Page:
BATH, Maine — Bath Iron Works will continue its long-standing role of maintenance, repairs and upgrades to Navy warships following the award this week of a $70.5 million planning yard contract extension.
General Dynamics, BIW’s parent company, announced that the contract, initially awarded in June of this year, will continue the work through the end of 2013. The contract involves DDG 51 Arleigh Burke-class destroyers and FFG 7 Oliver Hazard Perry-class frigates, both of which BIW has been the lead design yard for, beginning in 1975 and 1989, respectively.
BIW spokesman James DeMartini said the design work could involve everything from technological upgrades to routine maintenance to major repairs. BIW has performed this work since at least the 1980s. In past years, the Bath shipyard has been involved in planning numerous projects, including repairs to the U.S.S. Porter after it collided with an oil tanker in the Persian Gulf earlier this year and the U.S.S. Cole, which was struck by a suicide bomber in 2000 while it was harbored in Yemen.
DeMartini said that typically, work on the ships is conducted in their home ports based on designs and other work performed in Bath. The other work typically includes BIW putting together materials for various jobs and in some cases, pre-assembling equipment for later installation. BIW has personnel at every home port for BIW-built ships, which includes Norfolk, Va.; Mayport, Fla.; San Diego, Calif.; Everett, Wash.; Pearl Harbor, Hawaii, and Yokosuka, Japan.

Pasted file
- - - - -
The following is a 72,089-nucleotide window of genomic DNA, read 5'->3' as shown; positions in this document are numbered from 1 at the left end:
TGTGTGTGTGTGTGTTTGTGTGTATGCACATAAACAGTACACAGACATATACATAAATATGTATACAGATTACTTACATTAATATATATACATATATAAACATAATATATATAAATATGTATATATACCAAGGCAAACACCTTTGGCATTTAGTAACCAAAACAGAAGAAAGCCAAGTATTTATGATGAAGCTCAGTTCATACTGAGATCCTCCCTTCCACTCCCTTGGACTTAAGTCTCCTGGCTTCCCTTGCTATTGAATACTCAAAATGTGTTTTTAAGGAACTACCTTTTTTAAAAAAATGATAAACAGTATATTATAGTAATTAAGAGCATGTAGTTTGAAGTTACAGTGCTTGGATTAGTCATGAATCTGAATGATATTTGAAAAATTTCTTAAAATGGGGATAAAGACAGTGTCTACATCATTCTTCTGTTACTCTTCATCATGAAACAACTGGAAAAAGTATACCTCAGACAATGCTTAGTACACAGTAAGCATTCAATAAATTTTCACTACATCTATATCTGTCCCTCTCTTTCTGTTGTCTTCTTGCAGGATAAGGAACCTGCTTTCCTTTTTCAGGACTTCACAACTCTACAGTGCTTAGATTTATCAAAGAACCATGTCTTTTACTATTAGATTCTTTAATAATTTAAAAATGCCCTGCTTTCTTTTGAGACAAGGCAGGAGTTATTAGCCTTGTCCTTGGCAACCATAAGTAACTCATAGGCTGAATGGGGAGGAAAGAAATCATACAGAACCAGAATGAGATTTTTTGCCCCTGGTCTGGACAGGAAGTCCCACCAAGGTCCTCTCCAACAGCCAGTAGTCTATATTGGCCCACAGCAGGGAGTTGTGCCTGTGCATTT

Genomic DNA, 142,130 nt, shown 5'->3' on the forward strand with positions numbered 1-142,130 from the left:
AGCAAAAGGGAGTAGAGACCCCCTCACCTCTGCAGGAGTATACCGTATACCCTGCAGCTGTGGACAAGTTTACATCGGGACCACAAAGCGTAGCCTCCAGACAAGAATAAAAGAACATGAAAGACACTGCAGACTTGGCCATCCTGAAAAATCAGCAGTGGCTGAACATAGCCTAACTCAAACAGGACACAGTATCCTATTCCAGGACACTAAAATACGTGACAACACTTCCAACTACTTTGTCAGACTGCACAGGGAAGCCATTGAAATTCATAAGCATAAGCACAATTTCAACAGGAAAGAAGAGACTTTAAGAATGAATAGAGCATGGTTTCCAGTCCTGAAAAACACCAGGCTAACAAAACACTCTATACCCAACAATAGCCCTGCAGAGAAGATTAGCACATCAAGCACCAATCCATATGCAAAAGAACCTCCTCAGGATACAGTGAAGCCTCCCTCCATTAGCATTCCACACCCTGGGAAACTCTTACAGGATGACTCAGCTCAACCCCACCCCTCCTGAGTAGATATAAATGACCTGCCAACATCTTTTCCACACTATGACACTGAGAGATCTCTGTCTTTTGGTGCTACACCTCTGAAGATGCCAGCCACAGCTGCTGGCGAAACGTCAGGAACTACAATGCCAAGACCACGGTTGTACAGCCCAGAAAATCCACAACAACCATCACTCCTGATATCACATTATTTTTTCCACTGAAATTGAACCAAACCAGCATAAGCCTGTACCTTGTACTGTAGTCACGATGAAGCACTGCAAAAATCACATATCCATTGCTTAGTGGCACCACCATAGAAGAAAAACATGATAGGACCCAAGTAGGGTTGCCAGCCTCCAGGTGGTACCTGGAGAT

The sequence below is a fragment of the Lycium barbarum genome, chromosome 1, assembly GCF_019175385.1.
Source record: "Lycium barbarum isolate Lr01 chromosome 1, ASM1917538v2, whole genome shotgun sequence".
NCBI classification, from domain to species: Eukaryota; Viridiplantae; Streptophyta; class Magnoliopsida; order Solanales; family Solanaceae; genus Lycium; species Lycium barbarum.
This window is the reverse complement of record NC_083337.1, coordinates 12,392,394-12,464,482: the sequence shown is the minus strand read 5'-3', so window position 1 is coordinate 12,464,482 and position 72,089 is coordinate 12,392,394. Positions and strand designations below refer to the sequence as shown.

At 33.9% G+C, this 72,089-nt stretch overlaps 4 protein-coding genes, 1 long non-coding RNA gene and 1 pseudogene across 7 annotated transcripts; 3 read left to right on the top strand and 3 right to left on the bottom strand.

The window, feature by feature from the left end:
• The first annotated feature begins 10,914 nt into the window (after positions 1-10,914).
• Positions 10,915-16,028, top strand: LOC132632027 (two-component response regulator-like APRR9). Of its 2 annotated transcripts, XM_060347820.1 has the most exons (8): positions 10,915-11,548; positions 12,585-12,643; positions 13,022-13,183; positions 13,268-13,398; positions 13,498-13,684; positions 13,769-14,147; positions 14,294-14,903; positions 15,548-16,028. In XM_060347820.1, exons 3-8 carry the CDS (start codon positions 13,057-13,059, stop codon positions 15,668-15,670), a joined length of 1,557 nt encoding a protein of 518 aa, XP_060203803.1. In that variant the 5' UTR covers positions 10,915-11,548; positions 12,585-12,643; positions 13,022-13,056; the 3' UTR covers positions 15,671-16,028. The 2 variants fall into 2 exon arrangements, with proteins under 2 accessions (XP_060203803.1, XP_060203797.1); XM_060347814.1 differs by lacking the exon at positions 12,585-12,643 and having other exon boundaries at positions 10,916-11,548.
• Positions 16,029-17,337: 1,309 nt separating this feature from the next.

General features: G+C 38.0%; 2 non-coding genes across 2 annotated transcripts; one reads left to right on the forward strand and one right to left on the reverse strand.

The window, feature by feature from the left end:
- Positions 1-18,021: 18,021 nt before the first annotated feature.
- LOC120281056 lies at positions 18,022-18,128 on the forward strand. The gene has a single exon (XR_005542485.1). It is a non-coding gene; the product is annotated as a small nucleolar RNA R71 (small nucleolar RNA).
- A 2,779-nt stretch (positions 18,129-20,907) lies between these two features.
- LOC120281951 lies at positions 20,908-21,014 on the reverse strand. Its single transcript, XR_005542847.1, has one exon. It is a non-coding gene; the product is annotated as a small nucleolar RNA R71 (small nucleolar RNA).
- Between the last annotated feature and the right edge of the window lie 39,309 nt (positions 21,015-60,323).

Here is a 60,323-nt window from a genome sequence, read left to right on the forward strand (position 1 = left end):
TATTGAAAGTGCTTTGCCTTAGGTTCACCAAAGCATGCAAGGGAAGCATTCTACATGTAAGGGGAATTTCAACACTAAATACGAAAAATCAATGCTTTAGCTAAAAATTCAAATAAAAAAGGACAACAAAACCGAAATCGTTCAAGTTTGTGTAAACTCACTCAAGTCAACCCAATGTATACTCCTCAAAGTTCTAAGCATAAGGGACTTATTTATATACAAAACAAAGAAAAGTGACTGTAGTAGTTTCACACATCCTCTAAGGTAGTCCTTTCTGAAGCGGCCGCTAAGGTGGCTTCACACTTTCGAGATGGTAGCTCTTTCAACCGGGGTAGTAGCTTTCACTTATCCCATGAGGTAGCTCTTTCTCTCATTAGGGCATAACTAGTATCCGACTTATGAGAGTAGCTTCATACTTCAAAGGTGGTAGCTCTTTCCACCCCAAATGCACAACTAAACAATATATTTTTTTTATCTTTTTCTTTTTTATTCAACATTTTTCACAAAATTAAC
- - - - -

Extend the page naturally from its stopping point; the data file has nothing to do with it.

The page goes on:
“The Navy has us build these ships for 35 or 40 years of service life,” DeMartini said. “Just like a car or a house, the Navy wants to keep those ships up to date and maintained. In simple terms, we look at it as maintenance or modernization.”
In all, the contract makes BIW responsible for 84 ships.
BIW President Jeff Geiger said the contract extension announced this week is evidence of the Navy’s “continued confidence” in BIW’s abilities.
“Through this program, about 400 engineers, designers, logistics and materials specialists, as well as mechanics, will provide the U.S. Navy with high-quality, affordable post-delivery and modernization services to help ensure that the ships of the Navy’s surface combatant fleet are ready to be deployed when needed,” said Geiger in a press release from General Dynamics.
U.S. Rep. Chellie Pingree, D-Maine, who is a member of the House Armed Services Committee, said the contract was appropriate because of BIW’s previous lead-yard status on the ships’ construction.
“I can’t think of a better place for the Navy to go to plan for the maintenance and modernization of these vessels,” Pingree said in a written statement. “This contract represents $70 million of work at the yard next year, which is important to help keep some of the best shipbuilders in the world on the job.”
U.S. Sen. Susan Collins, R-Maine, agreed.
“The awarding of these dollars is welcome news for BIW and its skilled workers,” she said in a written statement. “It also represents the Navy’s continuing commitment to the surface fleet, which is crucial for the future of the Navy and of our national security.”
Kevin Kelley, a spokesman for Collins, said the $70.5 million in this contract was part of funding that Congress approved in the past. It was not part of the 2013 Defense Authorization Bill which passed on Wednesday.